Ironically, the year the Academy opened up its visual effects race to five nominees has been a light one for top-notch visual effects.
For years, the category had been limited to three nominees because vfx-heavy films used to be rare. Now they’re commonplace, and the Acad has caught up with the times, recognizing the achievements of five films — as is common in other categories.
Among the current considerations, dual 2D/3D releases and 3D conversion for major vfx tentpoles raise the question of which version would be submitted for Academy consideration. With “Avatar,” it was a no-brainer; the movie had been entirely conceived for 3D, so the 3D version was submitted for Oscar. Producers for “The Last Airbender” will submit the 2D version, ignoring the much-maligned 3D conversion. Will “Clash of the Titans” do the same? Are 3D conversions themselves to be considered “visual effects”? 3D makes vfx much more difficult — unless the film is post-converted.
On the creative side, the most obviously groundbreaking effects of the year are yet to debut. In “Tron: Legacy,” Jeff Bridges does double duty, reprising his 1980 role of game designer Kevin Flynn, while also playing the villain, Clu, who looks like Bridges did in the original movie (that is, 30 years younger). To accomplish the feat, Digital Domain extended some of the techniques that won the Oscar on “The Curious Case of Benjamin Button.”
Earlier in the year, “Inception” had startling special effects (practical effects done in-camera) and impressive digital work as well. “Alice in Wonderland” was almost all CG except for the actors, and in many cases even the actors were digitally altered.
Still to come besides the new “Tron” are the latest installments in two vfx franchises: “Narnia” and “Harry Potter.” In a relatively shallow field, both could be major contenders.
“Alice in Wonderland”
Supervisor: Ken Ralston
Vfx Studios: Sony Imageworks, CafeFX, Matte World, In-Three
Highlights: Tight integration of CG and live-action elements, especially the Red Queen’s head (blown up huge) and the faces of the Tweedles; many CG characters and fully digital environments.
“The Chronicles of Narnia: The Voyage of the Dawn Trader”
Supervisor: Angus Bickerton
Vfx Studios: Moving Picture Company, Framestore, Senate, Cinesite
Highlights: Character animation, rendering and fur rigging on animals including Aslan and Reepicheep; the Dawn Treader and the attack of the Serpent on it; the fully CG wartime Cambridge, England.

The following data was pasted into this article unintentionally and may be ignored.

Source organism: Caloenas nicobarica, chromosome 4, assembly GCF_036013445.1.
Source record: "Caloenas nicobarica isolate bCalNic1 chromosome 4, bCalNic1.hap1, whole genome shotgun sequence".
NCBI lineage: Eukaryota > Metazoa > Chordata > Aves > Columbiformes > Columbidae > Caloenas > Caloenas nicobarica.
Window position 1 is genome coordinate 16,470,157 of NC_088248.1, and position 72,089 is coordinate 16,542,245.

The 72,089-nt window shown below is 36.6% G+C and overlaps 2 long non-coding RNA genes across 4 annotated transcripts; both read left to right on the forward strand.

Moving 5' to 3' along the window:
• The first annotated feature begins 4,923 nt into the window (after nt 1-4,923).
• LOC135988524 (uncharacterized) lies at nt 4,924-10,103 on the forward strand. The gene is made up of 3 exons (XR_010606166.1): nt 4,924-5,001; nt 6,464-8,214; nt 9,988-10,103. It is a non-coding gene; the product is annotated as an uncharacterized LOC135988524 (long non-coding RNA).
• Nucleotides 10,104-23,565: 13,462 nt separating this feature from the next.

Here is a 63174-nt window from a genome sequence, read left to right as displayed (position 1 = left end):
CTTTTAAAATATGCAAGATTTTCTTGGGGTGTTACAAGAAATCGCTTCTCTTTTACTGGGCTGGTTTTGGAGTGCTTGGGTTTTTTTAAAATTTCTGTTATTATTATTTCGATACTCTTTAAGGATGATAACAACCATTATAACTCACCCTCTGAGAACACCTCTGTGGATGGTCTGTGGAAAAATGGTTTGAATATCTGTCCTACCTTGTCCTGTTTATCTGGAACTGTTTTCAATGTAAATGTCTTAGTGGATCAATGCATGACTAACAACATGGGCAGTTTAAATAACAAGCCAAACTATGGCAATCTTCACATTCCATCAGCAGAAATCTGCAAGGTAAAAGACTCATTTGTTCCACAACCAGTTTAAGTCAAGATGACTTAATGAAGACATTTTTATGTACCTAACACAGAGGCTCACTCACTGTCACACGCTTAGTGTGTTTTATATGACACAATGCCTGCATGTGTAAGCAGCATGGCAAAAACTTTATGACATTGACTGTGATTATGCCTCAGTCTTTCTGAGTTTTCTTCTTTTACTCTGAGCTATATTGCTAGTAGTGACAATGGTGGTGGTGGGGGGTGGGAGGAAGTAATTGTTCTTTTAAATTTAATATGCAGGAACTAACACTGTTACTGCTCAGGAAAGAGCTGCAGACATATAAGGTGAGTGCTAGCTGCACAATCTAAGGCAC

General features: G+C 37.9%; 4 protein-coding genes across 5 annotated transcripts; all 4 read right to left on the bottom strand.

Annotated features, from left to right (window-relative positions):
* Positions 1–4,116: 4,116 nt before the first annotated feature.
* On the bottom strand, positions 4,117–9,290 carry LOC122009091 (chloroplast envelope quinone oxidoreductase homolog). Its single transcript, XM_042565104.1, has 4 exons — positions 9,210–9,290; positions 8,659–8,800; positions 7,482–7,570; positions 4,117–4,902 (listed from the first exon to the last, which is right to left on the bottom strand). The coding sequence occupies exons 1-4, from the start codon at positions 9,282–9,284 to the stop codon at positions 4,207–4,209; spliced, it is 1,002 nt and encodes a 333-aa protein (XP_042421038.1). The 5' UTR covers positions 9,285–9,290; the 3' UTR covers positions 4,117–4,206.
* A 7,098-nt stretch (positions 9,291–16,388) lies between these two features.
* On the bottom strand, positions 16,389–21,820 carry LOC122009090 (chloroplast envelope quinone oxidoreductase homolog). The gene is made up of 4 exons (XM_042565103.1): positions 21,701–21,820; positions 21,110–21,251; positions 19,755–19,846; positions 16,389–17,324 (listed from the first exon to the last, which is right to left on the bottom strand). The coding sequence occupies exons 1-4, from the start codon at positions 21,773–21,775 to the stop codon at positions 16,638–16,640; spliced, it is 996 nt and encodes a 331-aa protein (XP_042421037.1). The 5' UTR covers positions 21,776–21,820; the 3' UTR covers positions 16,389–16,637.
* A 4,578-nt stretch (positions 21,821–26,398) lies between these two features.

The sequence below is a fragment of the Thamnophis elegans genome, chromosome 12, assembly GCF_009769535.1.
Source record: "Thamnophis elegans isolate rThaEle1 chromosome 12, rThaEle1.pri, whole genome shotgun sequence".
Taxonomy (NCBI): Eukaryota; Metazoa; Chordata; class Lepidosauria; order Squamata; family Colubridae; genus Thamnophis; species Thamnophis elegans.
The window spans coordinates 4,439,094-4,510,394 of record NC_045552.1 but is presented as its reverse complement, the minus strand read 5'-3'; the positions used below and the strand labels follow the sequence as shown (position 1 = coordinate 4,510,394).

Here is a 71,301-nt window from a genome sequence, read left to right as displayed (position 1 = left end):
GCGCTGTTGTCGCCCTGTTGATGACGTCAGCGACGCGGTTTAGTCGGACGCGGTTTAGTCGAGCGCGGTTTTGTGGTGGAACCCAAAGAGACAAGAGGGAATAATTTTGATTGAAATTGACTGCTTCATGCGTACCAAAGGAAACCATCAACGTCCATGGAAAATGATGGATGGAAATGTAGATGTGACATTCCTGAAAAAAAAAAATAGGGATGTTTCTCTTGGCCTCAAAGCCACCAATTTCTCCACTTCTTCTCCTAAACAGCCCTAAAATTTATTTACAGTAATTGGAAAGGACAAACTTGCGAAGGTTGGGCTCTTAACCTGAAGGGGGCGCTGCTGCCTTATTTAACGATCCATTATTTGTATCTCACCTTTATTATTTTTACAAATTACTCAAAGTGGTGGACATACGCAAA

“Harry Potter and the Deathley Hallows”
Warner Bros.BR>Supervisor: Tim Burke
Vfx Studios: Moving Picture Co., Framestore
Highlights: The seven Harry Potters, the Deatheater chase, the bike crash, the Bathilda Nagini transformation and fight, the Three Brothers/Deathly Hallows animation sequence and house elves Kreacher and Dobby.
Supervisor: Paul Franklin
Vfx Studios: Double Negative
Highlights: Folding Paris; the zero-gravity fight sequence; the Limbo Beach crumbling cityscape in the lowest-level dream; the slow-motion explosions (shot in camera!) on Paris streets.
“Iron Man 2”
Supervisor: Janek Sirrs
Vfx Studios: ILM
Highlights: Recreating real environments like Monaco, where shooting is impossible, and creating digital environments for Stark Expo; digital armor throughout; digital characters in the climactic fight; bringing the actors’ performances to the digital Iron Man and War Machine; and the weighty War Machine himself.
“The Last Airbender”
Supervisor: Pablo Helman
Vfx Studios: ILM
Highlights: Realistic yet controlled fire, water, earth and air effects (long, slow shots show full development of each effect); detailed digital environments, especially the ice city.
“Prince of Persia: The Sands of Time”
Supervisor: Tom Wood
Vfx Studios: Cinesite, Moving Picture Co., Double Negative, Framestore
Highlights: The “Sandglass chamber” sequence; “Time Rewind” effect, where time flows backwards; extensive digital environments, set extensions and crowds.
Supervisor: Eric Barba
Vfx Studios: Digital Domain, Prime Focus, Mr. X, Prana
Highlights: Jeff Bridges as both the 60-ish Flynn and the 30-something Clu; digital cityscapes and architecture — and everything in 3D.